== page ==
exists for arbitrary assessments in the case of real estate,
since it is visible, and since comparisons can easily be made
between different parcels. Selling prices, also, are gen-
erally known and can be used as a basis for assessment.
Many arbitrary assessments still result, however, espe-
cially in the large cities. Here values are likely to fluc-
tuate rapidly and unexpectedly, so that to actually value
the property really becomes the business of an expert
a qualification that assessors seldom possess. All they
can hope to do, even in a conscientious performance of
their duties, is to use their best guess, which frequently
happens to be far from the actual value.

Equalization Boards. From the earliest times the in-
equalities and injustices which have arisen from real
estate assessments have not continued unnoticed and
with no attempts to make corrections. One of the earliest
plans to secure a just assessment was to have a review
and equalization of assessments by a board higher up
than the local assessors. That the need was recognized
early is indicated by the fact that before the end of the
Revolution an appeal was made to the Governor of New
York to provide some method for equalizing assessments.
From this early date to the present time the equalization
of assessments has been used extensively in an attempt to
secure greater equality and justice.

Modern equalization boards are of two kinds those
that equalize assessments within a county, or the county
equalization boards, and those that equalize assessments
among counties, or the state equalization boards. City
equalization boards sometimes exist and possess a varying
degree of power.

The state equalization board, which exists in some form
in more than three fourths of the states, usually has no
power to change individual assessments, but only to make
more equitable adjustments between counties. In a few
cases individual adjustments can be made. The state
board is usually comparatively free from political in-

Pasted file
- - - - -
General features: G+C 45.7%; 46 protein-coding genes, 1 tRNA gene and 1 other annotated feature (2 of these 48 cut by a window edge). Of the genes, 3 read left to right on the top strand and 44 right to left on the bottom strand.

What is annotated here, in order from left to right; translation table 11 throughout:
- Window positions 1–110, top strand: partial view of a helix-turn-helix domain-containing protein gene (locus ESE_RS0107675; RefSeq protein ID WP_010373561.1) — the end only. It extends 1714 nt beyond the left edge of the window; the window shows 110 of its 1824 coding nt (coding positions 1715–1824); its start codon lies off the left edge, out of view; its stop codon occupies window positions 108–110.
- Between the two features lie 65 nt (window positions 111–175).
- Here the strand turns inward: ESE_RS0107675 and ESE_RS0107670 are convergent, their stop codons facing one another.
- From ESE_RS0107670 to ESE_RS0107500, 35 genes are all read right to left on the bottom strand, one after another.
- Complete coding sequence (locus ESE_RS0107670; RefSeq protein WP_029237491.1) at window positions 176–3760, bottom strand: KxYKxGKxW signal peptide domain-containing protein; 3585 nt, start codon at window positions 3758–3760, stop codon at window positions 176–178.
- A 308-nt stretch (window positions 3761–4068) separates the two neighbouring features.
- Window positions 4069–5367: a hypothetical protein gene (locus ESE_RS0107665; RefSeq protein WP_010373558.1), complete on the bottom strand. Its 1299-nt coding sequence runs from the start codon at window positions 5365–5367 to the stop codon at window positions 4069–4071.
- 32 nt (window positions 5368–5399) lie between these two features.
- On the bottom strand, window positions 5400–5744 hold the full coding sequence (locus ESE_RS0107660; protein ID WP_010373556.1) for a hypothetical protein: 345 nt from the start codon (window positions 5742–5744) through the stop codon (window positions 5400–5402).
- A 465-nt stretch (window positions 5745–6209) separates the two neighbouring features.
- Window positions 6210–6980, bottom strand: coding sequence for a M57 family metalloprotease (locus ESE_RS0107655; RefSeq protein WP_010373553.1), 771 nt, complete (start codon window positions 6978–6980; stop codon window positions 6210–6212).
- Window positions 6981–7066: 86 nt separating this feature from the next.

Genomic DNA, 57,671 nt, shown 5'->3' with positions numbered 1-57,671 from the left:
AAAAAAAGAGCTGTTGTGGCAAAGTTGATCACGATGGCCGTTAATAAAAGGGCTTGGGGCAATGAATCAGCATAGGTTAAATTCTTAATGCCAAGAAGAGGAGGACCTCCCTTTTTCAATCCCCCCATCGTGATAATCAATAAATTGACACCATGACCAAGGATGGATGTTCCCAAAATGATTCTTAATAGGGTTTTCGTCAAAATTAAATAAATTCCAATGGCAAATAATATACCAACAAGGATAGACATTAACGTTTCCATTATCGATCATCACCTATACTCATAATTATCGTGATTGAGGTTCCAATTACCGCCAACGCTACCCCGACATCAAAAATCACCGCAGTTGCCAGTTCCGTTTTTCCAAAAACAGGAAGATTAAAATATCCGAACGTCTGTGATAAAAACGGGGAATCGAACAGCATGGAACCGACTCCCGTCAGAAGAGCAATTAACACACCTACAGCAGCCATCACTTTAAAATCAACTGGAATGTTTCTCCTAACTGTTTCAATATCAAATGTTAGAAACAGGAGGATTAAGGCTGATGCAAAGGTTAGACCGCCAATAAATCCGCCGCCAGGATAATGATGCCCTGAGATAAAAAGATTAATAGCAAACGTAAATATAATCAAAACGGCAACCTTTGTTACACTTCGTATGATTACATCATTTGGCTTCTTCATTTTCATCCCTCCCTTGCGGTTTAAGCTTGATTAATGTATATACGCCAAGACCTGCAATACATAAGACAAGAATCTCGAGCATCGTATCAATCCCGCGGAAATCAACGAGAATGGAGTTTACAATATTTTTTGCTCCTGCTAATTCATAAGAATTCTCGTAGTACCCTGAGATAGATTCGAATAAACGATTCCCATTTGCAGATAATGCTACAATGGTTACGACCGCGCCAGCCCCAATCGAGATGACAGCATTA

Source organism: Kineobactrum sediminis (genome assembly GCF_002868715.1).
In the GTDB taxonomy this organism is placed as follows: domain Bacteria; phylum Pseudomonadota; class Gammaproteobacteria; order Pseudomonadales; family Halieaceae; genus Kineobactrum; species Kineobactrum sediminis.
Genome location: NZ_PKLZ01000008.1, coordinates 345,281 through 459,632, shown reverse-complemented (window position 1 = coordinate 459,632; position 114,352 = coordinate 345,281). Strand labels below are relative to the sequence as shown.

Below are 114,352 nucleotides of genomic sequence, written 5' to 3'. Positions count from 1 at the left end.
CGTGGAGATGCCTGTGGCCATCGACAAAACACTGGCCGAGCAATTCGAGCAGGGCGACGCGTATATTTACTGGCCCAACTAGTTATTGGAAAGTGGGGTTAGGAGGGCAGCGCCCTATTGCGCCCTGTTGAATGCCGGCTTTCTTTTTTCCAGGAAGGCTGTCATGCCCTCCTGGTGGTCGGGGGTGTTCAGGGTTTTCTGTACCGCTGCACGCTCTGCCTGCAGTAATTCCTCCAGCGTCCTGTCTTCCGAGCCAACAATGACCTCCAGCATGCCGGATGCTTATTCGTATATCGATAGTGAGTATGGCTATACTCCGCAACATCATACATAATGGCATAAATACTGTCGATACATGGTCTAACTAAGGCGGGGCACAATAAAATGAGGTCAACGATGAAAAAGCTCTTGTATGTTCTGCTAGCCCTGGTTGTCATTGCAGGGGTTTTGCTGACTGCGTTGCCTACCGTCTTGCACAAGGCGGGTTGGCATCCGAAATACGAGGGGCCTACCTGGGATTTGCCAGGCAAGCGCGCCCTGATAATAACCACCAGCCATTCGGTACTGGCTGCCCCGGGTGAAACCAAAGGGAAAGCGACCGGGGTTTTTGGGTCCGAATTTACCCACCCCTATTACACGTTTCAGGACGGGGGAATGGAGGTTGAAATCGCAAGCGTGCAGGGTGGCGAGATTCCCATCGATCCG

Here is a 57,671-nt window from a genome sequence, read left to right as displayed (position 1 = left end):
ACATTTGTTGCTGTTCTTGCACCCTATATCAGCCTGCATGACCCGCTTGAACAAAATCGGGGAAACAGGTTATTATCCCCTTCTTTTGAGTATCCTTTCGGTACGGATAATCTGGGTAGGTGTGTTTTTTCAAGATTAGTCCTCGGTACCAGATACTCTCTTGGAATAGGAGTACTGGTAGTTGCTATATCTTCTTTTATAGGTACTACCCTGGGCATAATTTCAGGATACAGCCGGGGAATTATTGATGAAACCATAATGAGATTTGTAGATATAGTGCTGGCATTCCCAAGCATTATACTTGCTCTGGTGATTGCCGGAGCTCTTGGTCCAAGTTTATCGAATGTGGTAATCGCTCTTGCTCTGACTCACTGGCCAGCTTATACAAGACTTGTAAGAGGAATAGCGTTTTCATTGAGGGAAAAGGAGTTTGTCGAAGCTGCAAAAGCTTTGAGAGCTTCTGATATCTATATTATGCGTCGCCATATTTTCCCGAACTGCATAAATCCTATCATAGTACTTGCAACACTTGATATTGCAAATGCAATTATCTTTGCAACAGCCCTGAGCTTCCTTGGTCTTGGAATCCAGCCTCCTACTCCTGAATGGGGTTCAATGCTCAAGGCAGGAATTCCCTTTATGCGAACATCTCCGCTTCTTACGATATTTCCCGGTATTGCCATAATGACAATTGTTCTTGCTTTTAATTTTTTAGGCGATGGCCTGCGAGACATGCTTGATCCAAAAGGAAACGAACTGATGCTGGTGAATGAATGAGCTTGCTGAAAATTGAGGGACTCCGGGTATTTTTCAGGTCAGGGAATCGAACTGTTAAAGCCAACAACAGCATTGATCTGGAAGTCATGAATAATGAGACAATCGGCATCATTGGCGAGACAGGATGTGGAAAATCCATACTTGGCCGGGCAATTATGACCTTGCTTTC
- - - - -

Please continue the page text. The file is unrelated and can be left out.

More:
fluence, but the magnitude of its task precludes any
entirely satisfactory distribution of tax burdens.

The county equalization board has a widespread exist-
ence, and varies in the degree of its efficiency. The
powers are so limited, frequently, that any possible effec-
tiveness in accomplishing the desired results is destroyed.
Local politics and conditions, combined with personal
favoritism, have had so much influence, in general, that
the accomplishments have not been what justice would

Other Attempts. Another remedial measure that has
been attempted is to make the assessor an appointee of
some central authority, thus removing the influence of
local politics. The extension of his tenure of office for a
period long enough so that he can attain some degree of
efficiency, has also been adopted in some localities. Some
states have inaugurated the policy of holding conferences
for assessors in order that they may have the advice of
others in the same work as well as the benefit of their
experience. As a whole, however, little has been accom-
plished in mitigating the evils of inequalities in assessing
real estate.

Progress in Cities. Assessments in cities are peculiarly
difficult because of the enormous and rapidly changing
values. Some city officials have sensed this situation to
such an extent that definite methods of assessment have
been adopted. Tax maps are constructed that show the